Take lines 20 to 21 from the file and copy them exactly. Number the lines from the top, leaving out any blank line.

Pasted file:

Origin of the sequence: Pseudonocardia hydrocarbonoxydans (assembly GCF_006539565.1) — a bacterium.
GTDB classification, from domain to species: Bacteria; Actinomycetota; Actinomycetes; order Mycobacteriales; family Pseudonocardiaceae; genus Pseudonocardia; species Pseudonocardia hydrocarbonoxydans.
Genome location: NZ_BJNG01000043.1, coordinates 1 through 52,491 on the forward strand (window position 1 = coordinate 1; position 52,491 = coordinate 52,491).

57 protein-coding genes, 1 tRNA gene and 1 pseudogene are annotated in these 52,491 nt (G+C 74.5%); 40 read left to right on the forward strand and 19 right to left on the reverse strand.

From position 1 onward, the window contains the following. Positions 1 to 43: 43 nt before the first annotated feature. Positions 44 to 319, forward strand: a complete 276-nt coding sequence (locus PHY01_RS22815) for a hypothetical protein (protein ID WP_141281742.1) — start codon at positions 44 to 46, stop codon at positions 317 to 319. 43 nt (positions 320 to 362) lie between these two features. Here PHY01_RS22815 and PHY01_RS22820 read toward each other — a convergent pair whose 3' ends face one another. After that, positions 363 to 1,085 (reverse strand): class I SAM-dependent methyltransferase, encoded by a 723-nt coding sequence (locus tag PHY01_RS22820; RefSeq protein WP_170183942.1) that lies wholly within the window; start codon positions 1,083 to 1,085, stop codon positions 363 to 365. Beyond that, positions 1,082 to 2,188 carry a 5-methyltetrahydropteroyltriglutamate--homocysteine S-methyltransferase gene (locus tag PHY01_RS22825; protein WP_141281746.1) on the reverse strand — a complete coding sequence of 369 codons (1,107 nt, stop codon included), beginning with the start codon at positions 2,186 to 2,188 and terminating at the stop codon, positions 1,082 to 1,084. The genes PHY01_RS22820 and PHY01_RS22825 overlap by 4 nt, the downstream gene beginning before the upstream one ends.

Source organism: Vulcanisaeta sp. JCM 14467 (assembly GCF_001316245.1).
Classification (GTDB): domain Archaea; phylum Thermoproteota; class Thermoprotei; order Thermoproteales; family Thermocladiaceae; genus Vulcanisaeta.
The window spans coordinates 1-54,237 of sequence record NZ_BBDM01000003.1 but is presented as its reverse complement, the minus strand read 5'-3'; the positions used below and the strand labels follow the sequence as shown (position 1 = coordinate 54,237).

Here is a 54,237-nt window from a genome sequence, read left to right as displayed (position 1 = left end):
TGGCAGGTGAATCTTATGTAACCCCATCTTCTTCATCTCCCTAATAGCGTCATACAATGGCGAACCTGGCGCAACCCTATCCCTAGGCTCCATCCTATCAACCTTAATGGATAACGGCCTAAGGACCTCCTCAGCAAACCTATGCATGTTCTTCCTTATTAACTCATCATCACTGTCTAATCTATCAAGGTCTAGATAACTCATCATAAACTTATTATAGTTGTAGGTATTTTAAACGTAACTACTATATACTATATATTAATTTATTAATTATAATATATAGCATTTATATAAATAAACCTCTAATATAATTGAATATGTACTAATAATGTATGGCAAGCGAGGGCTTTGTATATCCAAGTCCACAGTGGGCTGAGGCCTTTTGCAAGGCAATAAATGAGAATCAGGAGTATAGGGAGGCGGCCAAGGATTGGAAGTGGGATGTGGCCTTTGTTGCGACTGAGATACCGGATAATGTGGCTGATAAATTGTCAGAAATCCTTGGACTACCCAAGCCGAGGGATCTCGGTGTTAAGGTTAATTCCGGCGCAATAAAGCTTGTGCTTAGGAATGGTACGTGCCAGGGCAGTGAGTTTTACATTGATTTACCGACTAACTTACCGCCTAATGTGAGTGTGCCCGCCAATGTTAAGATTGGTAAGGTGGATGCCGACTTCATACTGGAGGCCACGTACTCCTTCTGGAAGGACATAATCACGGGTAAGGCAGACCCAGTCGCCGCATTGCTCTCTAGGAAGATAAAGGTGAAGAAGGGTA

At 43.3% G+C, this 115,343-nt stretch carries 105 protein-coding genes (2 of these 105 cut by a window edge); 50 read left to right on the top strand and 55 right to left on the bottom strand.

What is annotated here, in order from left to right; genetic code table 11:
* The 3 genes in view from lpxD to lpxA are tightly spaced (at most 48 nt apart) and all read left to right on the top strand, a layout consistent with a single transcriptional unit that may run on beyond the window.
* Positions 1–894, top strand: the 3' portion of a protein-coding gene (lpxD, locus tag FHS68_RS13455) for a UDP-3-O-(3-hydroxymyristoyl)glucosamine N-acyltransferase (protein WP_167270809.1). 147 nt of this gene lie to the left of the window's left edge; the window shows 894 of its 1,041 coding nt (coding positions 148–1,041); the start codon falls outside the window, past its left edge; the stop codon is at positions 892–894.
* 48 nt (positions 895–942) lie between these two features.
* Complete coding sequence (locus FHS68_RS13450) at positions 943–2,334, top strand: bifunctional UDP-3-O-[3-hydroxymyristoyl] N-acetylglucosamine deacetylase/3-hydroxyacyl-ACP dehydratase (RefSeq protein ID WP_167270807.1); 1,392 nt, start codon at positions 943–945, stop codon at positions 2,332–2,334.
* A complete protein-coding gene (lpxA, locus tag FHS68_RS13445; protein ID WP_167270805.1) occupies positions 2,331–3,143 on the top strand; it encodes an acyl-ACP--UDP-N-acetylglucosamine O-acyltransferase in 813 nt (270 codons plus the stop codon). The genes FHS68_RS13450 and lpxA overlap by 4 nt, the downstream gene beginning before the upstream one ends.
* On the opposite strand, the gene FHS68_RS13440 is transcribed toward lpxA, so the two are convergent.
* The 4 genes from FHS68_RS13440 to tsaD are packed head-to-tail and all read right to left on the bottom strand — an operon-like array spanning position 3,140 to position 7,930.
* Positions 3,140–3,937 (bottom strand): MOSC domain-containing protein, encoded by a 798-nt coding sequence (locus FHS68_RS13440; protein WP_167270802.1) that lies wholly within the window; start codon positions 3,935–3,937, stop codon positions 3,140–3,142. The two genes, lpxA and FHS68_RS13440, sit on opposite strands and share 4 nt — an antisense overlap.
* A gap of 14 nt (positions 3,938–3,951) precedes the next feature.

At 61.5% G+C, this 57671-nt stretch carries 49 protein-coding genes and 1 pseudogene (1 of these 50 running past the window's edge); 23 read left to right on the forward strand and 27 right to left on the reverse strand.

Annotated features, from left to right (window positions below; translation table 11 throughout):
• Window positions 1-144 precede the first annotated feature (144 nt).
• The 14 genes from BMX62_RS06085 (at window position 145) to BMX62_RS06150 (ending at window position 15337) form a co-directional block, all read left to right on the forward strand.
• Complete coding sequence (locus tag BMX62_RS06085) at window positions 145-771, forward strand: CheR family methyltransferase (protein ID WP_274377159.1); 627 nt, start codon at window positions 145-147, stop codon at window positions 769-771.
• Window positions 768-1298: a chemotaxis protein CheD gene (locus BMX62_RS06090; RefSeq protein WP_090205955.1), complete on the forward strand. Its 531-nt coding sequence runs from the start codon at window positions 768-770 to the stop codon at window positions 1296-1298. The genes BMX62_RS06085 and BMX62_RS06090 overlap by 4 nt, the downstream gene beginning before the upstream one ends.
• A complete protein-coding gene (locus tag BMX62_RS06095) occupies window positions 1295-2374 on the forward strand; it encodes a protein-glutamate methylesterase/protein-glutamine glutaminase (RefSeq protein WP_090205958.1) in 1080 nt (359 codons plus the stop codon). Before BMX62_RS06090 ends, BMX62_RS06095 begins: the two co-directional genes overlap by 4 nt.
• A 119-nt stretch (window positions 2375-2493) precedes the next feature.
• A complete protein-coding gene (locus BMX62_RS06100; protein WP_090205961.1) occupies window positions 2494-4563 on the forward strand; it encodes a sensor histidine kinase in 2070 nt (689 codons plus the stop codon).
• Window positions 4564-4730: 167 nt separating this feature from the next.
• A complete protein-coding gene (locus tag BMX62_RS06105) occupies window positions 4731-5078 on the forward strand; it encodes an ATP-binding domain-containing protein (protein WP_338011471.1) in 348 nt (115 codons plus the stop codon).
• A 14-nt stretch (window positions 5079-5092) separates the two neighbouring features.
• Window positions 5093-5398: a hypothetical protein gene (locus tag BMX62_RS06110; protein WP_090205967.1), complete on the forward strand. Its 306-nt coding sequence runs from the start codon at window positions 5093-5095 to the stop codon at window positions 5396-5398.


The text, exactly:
* Positions 3,140–3,937 (bottom strand): MOSC domain-containing protein, encoded by a 798-nt coding sequence (locus FHS68_RS13440; protein WP_167270802.1) that lies wholly within the window; start codon positions 3,935–3,937, stop codon positions 3,140–3,142. The two genes, lpxA and FHS68_RS13440, sit on opposite strands and share 4 nt — an antisense overlap.
* A gap of 14 nt (positions 3,938–3,951) precedes the next feature.